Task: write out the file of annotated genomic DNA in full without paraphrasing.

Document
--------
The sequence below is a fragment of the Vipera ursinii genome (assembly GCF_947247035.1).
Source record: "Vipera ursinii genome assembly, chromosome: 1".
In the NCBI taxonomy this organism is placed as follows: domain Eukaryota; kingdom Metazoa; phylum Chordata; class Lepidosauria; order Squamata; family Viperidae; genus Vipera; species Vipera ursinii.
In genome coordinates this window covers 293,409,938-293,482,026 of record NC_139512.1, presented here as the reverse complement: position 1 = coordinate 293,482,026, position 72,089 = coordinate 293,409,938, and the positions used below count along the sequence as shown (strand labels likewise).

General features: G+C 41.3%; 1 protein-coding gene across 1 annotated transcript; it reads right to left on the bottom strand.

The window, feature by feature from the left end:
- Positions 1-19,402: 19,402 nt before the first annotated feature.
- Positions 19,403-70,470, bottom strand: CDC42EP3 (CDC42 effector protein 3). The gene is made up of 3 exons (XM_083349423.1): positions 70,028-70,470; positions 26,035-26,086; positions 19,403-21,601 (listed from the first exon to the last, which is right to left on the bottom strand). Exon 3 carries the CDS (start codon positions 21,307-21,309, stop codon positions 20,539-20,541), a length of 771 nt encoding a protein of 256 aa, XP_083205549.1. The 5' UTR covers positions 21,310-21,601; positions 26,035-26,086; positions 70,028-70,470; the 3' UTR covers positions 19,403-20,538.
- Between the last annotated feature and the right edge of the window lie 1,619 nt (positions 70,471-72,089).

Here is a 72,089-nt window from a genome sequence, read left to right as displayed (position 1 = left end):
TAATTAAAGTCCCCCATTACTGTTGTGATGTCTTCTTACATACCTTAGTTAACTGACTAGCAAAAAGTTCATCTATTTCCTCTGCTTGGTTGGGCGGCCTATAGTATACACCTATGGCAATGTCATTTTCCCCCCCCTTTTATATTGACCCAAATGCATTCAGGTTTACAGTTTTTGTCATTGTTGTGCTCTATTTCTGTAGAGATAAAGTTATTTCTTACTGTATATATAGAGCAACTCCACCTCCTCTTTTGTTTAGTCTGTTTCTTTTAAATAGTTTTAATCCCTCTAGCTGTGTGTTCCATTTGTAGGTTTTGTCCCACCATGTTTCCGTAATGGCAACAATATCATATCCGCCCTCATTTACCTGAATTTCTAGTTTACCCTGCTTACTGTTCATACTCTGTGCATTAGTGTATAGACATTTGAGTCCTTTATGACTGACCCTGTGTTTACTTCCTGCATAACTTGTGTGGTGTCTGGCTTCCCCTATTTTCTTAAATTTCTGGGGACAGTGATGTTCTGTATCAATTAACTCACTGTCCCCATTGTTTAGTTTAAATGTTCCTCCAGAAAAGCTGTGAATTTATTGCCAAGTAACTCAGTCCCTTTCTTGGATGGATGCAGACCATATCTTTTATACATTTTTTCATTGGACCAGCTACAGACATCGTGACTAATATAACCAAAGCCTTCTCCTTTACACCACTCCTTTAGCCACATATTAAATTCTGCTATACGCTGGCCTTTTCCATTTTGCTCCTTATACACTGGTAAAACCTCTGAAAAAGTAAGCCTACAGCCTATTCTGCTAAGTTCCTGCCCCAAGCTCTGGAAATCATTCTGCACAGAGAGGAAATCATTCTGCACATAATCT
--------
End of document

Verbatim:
The sequence below is a fragment of the Vipera ursinii genome (assembly GCF_947247035.1).
Source record: "Vipera ursinii genome assembly, chromosome: 1".
In the NCBI taxonomy this organism is placed as follows: domain Eukaryota; kingdom Metazoa; phylum Chordata; class Lepidosauria; order Squamata; family Viperidae; genus Vipera; species Vipera ursinii.
In genome coordinates this window covers 293,409,938-293,482,026 of record NC_139512.1, presented here as the reverse complement: position 1 = coordinate 293,482,026, position 72,089 = coordinate 293,409,938, and the positions used below count along the sequence as shown (strand labels likewise).

General features: G+C 41.3%; 1 protein-coding gene across 1 annotated transcript; it reads right to left on the bottom strand.

The window, feature by feature from the left end:
- Positions 1-19,402: 19,402 nt before the first annotated feature.
- Positions 19,403-70,470, bottom strand: CDC42EP3 (CDC42 effector protein 3). The gene is made up of 3 exons (XM_083349423.1): positions 70,028-70,470; positions 26,035-26,086; positions 19,403-21,601 (listed from the first exon to the last, which is right to left on the bottom strand). Exon 3 carries the CDS (start codon positions 21,307-21,309, stop codon positions 20,539-20,541), a length of 771 nt encoding a protein of 256 aa, XP_083205549.1. The 5' UTR covers positions 21,310-21,601; positions 26,035-26,086; positions 70,028-70,470; the 3' UTR covers positions 19,403-20,538.
- Between the last annotated feature and the right edge of the window lie 1,619 nt (positions 70,471-72,089).

Here is a 72,089-nt window from a genome sequence, read left to right as displayed (position 1 = left end):
TAATTAAAGTCCCCCATTACTGTTGTGATGTCTTCTTACATACCTTAGTTAACTGACTAGCAAAAAGTTCATCTATTTCCTCTGCTTGGTTGGGCGGCCTATAGTATACACCTATGGCAATGTCATTTTCCCCCCCCTTTTATATTGACCCAAATGCATTCAGGTTTACAGTTTTTGTCATTGTTGTGCTCTATTTCTGTAGAGATAAAGTTATTTCTTACTGTATATATAGAGCAACTCCACCTCCTCTTTTGTTTAGTCTGTTTCTTTTAAATAGTTTTAATCCCTCTAGCTGTGTGTTCCATTTGTAGGTTTTGTCCCACCATGTTTCCGTAATGGCAACAATATCATATCCGCCCTCATTTACCTGAATTTCTAGTTTACCCTGCTTACTGTTCATACTCTGTGCATTAGTGTATAGACATTTGAGTCCTTTATGACTGACCCTGTGTTTACTTCCTGCATAACTTGTGTGGTGTCTGGCTTCCCCTATTTTCTTAAATTTCTGGGGACAGTGATGTTCTGTATCAATTAACTCACTGTCCCCATTGTTTAGTTTAAATGTTCCTCCAGAAAAGCTGTGAATTTATTGCCAAGTAACTCAGTCCCTTTCTTGGATGGATGCAGACCATATCTTTTATACATTTTTTCATTGGACCAGCTACAGACATCGTGACTAATATAACCAAAGCCTTCTCCTTTACACCACTCCTTTAGCCACATATTAAATTCTGCTATACGCTGGCCTTTTCCATTTTGCTCCTTATACACTGGTAAAACCTCTGAAAAAGTAAGCCTACAGCCTATTCTGCTAAGTTCCTGCCCCAAGCTCTGGAAATCATTCTGCACAGAGAGGAAATCATTCTGCACATAATCT